Episode 2: Why isn’t my promoted pin running?

In this episode, we talk about some of the reasons why promoted pins don’t take off, or stop running.

Episode 2: Why isn’t my promoted pin running?

 
 
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Why isn’t my promoted pin running?!

Lately we’ve noticed a lot of people asking about why their promoted pins aren’t taking off, or suddenly stop running. Angie and I have asked this ourselves many, many times. In this episode, we talk about some of the reasons we’ve discovered that promoted pins don’t perform.

We only run traffic campaigns in our businesses, so this advice is focused on those promoted pin types only.

Possibility #1: Bid is too low

When we first started running promoted pins, you had to bid at least $0.10/click. However, recently we’ve noticed there are two low categories for bids: “too low” and “low bid”. We typically set ours for $0.01-$0.10 higher than “too low”. We do not spend what they as for a “good bid”, unless it’s magically under $0.25 (this is rare).

Pinterest Low Bid

Promoted pin too low

If you have an established pin that stops running, go to your ad group page and click “Edit Ad Group”. Scroll to the bottom to see if your bid is indicated as “too low”. Change it to a low bid amount, and if you want it to do even better, add a few extra cents.

One main takeaway from our chat was that popular keywords = more competition = higher bid. Angie had an issue with a St. Patrick’s day pin’s bid because the keywords were super popular across the board.

 

Possibility #2: People aren’t searching your keywords

Promoted pins are great because you can just let them run for a long time. However, we highly recommend that you have a strategy when it comes to seasonal products.

The example that I gave on the podcast was interactive notebooks. My INB pins just weren’t running well, or having good conversions (always track your promoted pins with UTM links to make sure you’re making a profit!) in March.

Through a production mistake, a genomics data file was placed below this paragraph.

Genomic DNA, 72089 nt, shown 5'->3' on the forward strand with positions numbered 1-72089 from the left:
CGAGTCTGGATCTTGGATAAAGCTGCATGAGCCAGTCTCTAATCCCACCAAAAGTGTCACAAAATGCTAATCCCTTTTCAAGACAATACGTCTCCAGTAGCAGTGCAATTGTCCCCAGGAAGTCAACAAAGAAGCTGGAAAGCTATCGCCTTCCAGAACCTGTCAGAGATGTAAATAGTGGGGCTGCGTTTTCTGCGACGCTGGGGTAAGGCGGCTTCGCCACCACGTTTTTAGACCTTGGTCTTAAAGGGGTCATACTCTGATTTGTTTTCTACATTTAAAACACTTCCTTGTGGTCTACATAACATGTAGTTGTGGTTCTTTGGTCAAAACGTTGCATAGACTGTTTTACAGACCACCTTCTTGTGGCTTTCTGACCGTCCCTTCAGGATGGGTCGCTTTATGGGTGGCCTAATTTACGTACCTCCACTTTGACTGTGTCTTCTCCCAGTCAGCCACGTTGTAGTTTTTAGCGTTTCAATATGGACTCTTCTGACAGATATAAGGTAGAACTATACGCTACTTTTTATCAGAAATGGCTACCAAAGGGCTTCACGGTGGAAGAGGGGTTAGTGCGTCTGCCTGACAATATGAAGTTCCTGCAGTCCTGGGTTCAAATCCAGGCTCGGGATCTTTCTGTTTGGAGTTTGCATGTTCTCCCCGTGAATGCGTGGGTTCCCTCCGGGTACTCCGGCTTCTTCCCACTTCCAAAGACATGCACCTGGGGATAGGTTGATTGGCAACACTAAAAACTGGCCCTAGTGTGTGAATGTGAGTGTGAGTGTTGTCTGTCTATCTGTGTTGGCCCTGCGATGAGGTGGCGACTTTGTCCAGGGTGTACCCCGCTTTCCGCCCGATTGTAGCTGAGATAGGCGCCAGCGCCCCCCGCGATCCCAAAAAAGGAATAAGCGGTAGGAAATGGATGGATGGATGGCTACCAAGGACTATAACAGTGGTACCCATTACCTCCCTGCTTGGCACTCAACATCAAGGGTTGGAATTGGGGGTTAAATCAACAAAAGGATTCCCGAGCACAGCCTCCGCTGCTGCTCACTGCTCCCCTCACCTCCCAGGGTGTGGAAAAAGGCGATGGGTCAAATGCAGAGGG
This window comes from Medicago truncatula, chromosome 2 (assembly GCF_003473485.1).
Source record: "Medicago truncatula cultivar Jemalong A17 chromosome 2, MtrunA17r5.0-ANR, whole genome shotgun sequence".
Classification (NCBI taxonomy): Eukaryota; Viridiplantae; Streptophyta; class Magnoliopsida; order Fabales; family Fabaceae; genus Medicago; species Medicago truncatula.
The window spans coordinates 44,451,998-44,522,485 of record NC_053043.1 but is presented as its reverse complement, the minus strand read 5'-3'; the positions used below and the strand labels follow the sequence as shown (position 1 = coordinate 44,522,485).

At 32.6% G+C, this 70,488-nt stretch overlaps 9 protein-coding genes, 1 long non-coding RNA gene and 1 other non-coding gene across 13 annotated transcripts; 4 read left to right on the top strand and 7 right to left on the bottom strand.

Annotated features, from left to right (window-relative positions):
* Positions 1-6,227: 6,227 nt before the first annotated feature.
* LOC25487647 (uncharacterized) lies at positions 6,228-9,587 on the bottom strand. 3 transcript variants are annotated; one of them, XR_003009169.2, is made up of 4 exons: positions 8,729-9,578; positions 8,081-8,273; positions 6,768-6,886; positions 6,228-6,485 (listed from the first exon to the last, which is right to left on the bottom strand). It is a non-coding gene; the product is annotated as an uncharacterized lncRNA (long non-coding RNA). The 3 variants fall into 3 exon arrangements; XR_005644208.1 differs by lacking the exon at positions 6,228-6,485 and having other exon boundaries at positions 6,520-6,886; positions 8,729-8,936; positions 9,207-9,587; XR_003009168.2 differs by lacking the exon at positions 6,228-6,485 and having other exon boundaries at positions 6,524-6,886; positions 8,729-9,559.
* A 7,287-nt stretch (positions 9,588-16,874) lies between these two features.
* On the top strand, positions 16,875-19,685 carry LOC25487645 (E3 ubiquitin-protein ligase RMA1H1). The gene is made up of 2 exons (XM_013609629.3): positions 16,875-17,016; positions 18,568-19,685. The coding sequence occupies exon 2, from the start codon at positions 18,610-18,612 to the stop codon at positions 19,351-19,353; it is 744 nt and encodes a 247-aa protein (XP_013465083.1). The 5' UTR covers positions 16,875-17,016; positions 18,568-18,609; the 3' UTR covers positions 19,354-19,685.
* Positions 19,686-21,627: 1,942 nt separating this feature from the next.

If your promoted pin doesn’t take off, it may be that people aren’t searching for those keywords yet. That’s ok if you’re promoting something that will do well in the next 6-8 weeks. You actually want to start pins well before the time of the year where they will be popular. So if they’re not running super well, but you’re still weeks away from the season the resource covers, then just keep an eye on it.

A cool tip is that you can find which keywords are doing the best on your pins on the ad set page. Just choose the targeting dropdown and select “keyword”. This can give you data that will help you add new keywords to your pin to help it deliver better.

Adding Keywords

To add a keyword, navigate to the ad group page. Click the gray Keywords tab on the right of Pin Promotions.

Click “Create Keywords” to add keywords.

Possibility #3: People aren’t clicking your pin

It’s possible that people are seeing your pin, but they’re not clicking it. It’s hard to think that there may be an issue with something we worked so hard to create, but if it’s not keywords or bid, we need to look at the pin we’re trying to promote.

Ask yourself these questions:

  1. Does my pin give specific information about the resource?
  2. Is my pin a long pin?
  3. Is my pin eye-catching? (action shots do well)
  4. Do people want this resource enough to click it right now?

If you navigate to an individual pin, check the CTR (click-through rate). A good CTR rate is 0.2% or higher, but I expect for mine to be at 0.6% or higher. My best promoted pin is 1% CTR, because it’s a very popular product that people click… a lot.

promoted pin not running

It’s important to think about your own behavior on Pinterest when evaluating your pins. If you see a pin that’s not very specific as to what it is, will you click it? Probably not. Make sure you use text on your images to tell people what they’re clicking for. Most of my pins go straight to a product on Teachers Pay Teachers, and convert at 8-10% from promoted pins. I make sure the pins have a large bold title, clear action shots of the resource, and list the grade level and standards that they cover. The same goes for the pin description. Be detailed!

New Promoted Pins

If you’re setting up a new promoted pin, and your graph is stagnant, then check the CPC bid, keywords, and the image (all 3 tips above). Try to run your pin for at least 5 days before making any major decisions. Below is a screenshot of a promoted pin that is taking off at a successful rate, spending close the the $5/day budget by day 5.

 

Written by April Smith

April runs her business Performing in Education, LLC full time. Her main focus is on her Teachers Pay Teacher store, but she also has an online course for teachers and has written a book on project-based learning!